Eliud Kipchoge: What, me worry? – The Story of Kipchoge Running 10 Minute Miles with Boston Champ Amby Burfoot

Kipchoge’s mental outlook seems even more important than his physical gifts

By Amby Burfoot
September 29, 2022

A number of years ago, while running with Eliud Kipchoge–yes, I did actually run with Kipchoge–I asked him an important question. His answer reflects probably the most important aspect of his unprecedented marathon career.

You have heard by now that Kipchoge ran a 2:01:09 marathon Sunday in Berlin to break his own marathon world record. You know that he has won the last two Olympic gold medals in the marathon. You know that he ran a mindblowing 1:59:40.2 in the INEOS exhibition marathon in Zurich three years ago.

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I could go on, but there would be no point. At this stage, anything anyone writes about Kipchoge’s marathons is essentially pointless. We simply don’t have the words. Nor do his “stats” make any sense. He’s on a different planet than any previous marathon runner, so comparison is empty.

So I return to my easy training run with Kipchoge. It took place in early 2005, high on the Rift Valley escarpment near Kaptagat, Kenya. I was there with a small group of American marathon fans eager to learn more about the Kenyan running phenomenon. The tour was led by John Manners, himself a seasoned track and field aficionado. Manners grew up partially in Kenya, learned Swahili, went to Harvard, and had a long journalism career at the old Time-Life. He provided deep research for several of Kenny Moore’s wonderful Sports Illustrated articles about Kenyan runners.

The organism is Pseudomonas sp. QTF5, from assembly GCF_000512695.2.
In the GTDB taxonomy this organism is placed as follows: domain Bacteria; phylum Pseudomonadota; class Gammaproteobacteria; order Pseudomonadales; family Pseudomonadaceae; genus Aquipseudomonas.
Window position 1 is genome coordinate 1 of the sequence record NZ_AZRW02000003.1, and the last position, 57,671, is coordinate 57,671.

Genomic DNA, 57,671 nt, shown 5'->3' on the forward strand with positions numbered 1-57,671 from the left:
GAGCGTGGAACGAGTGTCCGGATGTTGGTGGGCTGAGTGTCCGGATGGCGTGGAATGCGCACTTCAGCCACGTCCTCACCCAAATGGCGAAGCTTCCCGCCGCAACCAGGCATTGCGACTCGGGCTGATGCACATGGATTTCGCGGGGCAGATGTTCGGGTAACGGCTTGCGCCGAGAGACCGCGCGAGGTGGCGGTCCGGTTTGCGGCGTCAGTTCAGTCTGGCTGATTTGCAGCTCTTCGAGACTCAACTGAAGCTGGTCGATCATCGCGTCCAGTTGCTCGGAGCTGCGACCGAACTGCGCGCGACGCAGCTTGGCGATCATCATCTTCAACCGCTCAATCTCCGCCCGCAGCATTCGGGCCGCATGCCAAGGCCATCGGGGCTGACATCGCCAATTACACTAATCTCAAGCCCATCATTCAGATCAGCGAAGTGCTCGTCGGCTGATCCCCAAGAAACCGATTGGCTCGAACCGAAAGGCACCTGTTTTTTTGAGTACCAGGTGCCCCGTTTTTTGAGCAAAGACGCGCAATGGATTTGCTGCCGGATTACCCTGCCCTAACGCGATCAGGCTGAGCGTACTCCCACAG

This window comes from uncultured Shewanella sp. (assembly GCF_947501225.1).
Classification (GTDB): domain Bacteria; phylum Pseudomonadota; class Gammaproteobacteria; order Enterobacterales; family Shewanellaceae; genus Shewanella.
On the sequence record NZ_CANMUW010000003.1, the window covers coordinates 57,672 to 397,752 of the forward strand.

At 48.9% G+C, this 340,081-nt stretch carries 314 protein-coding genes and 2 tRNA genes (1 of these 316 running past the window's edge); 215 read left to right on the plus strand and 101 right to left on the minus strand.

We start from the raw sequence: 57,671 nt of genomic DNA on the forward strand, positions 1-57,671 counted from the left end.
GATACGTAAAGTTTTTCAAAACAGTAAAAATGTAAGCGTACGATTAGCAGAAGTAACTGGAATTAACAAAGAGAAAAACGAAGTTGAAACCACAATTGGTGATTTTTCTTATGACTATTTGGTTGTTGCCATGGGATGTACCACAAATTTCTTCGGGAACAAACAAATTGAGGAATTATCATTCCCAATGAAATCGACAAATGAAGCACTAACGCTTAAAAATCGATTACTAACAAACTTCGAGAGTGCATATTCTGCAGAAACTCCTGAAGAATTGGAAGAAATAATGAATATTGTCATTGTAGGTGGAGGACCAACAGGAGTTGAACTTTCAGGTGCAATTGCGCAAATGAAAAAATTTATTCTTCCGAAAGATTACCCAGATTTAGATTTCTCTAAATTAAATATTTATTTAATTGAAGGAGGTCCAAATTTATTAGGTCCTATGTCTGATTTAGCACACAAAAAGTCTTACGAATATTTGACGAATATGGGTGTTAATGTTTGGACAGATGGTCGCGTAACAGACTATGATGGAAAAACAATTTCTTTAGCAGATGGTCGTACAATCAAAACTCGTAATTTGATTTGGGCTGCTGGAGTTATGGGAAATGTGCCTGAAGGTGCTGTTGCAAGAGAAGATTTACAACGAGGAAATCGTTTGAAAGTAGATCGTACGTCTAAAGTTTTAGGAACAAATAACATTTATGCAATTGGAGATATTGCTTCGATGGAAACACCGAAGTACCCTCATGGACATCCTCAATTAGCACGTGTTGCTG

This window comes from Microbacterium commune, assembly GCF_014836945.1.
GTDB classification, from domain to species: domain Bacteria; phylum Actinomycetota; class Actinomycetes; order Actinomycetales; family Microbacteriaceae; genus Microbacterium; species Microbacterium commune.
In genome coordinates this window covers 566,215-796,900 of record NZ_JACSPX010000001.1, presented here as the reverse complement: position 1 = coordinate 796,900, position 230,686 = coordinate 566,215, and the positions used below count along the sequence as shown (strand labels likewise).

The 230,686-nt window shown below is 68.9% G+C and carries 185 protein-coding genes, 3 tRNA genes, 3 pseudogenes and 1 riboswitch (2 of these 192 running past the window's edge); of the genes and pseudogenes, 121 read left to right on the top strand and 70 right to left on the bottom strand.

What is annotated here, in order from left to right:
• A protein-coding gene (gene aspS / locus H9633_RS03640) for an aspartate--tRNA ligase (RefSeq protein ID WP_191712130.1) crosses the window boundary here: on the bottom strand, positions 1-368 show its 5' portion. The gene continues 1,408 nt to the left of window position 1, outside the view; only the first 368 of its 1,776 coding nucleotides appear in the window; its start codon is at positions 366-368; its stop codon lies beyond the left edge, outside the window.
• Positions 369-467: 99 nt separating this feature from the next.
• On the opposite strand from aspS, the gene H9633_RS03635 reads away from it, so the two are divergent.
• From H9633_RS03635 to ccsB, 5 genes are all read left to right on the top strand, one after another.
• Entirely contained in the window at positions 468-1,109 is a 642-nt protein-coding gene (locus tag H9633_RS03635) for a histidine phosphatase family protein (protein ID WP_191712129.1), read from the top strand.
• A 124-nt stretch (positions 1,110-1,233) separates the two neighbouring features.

Eliud Kipchoge Eliud Kipchoge, red shirt standing, Katagat, 2005. (Photo by Mary Austin.)

With this background, Manners was able to secure our group a run and meeting with the Kaptagat training camp runners. We assembled on one of Kenya’s famously red and rutted clay “roads.”

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Before we set out, I stepped forward rather timidly to make a request. “My wife wants to run 4 miles today, but she’s not very fast,” I said to the Kenyans. “Would anyone be willing to run 10-minute pace with us?”

You understand, of course, that these were mostly guys who could race 10,000 meters on the track at 4:30 per mile. I didn’t expect a response from any of them.

One raised his hand, however, and stepped forward from behind the others. He had a wide, disarming smile on his face. Yes, you guessed it.

As the other runners, Kenyans and awestruck Americans, moved steadily ahead of us on the clay road, Eliud Kipchoge hung back. My wife was huffing and puffing, but I had the chance to ask him several questions as we ran.

Even before that, I marveled that he had acquiesced to our slow pace. I didn’t know any elite Westerners who would have agreed to the same. They would have considered it a waste of time and effort, if not worse. After all, you don’t advance your world-class status by slogging along with hobby joggers. Kipchoge’s mind seemed uncluttered by such negative thoughts.

Eighteen months earlier, at the 2003 World Championships, Kipchoge had won the 5000 meters in 12:52.79 over the seriously fast Hicham El Guerrouj and Kenenisa Bekele. I had always considered Ethiopians better kickers than Kenyan distance aces, based mainly on the results of “Yifter the Shifter” and Haile Gebrsellassie.

So I decided to question Kipchoge about this. “When you’re racing the Ethiopians on the track, aren’t you fearful that they will outkick you?” I asked.

“No I don’t worry about the Ethiopians,” Kipchoge replied. “I don’t worry about anything.”

That was 17 years ago. Kipchoge’s performances since then stand as proof of an attitude perhaps necessary to separate yourself from the pack. “Don’t set limits,” he has said. Don’t worry. Just run.

Amby Burfoot won the Boston Marathon in 1968, and has been writing about track and road races since 1978.

This article originally was published on AmbyBurfoot.com and republished with permission.

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